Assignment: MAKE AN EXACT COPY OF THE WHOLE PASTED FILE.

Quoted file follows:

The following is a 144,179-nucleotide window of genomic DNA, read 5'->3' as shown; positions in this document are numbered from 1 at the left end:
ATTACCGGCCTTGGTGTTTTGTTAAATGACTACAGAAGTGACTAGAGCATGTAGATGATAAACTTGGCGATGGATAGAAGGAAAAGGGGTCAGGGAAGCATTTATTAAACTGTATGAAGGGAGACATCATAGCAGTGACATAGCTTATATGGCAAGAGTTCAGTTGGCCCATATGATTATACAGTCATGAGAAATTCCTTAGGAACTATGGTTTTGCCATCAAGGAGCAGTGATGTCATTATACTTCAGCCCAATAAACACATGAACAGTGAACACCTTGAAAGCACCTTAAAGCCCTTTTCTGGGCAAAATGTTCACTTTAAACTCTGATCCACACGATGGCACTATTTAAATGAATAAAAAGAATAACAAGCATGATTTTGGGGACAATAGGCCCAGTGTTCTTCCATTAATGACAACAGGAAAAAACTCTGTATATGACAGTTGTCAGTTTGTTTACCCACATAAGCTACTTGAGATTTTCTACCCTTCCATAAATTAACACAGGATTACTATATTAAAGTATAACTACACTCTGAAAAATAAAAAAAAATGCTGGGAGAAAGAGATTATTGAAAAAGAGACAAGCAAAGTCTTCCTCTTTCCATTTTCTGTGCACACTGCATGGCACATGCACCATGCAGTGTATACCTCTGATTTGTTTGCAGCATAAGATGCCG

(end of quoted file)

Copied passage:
The following is a 144,179-nucleotide window of genomic DNA, read 5'->3' as shown; positions in this document are numbered from 1 at the left end:
ATTACCGGCCTTGGTGTTTTGTTAAATGACTACAGAAGTGACTAGAGCATGTAGATGATAAACTTGGCGATGGATAGAAGGAAAAGGGGTCAGGGAAGCATTTATTAAACTGTATGAAGGGAGACATCATAGCAGTGACATAGCTTATATGGCAAGAGTTCAGTTGGCCCATATGATTATACAGTCATGAGAAATTCCTTAGGAACTATGGTTTTGCCATCAAGGAGCAGTGATGTCATTATACTTCAGCCCAATAAACACATGAACAGTGAACACCTTGAAAGCACCTTAAAGCCCTTTTCTGGGCAAAATGTTCACTTTAAACTCTGATCCACACGATGGCACTATTTAAATGAATAAAAAGAATAACAAGCATGATTTTGGGGACAATAGGCCCAGTGTTCTTCCATTAATGACAACAGGAAAAAACTCTGTATATGACAGTTGTCAGTTTGTTTACCCACATAAGCTACTTGAGATTTTCTACCCTTCCATAAATTAACACAGGATTACTATATTAAAGTATAACTACACTCTGAAAAATAAAAAAAAATGCTGGGAGAAAGAGATTATTGAAAAAGAGACAAGCAAAGTCTTCCTCTTTCCATTTTCTGTGCACACTGCATGGCACATGCACCATGCAGTGTATACCTCTGATTTGTTTGCAGCATAAGATGCCG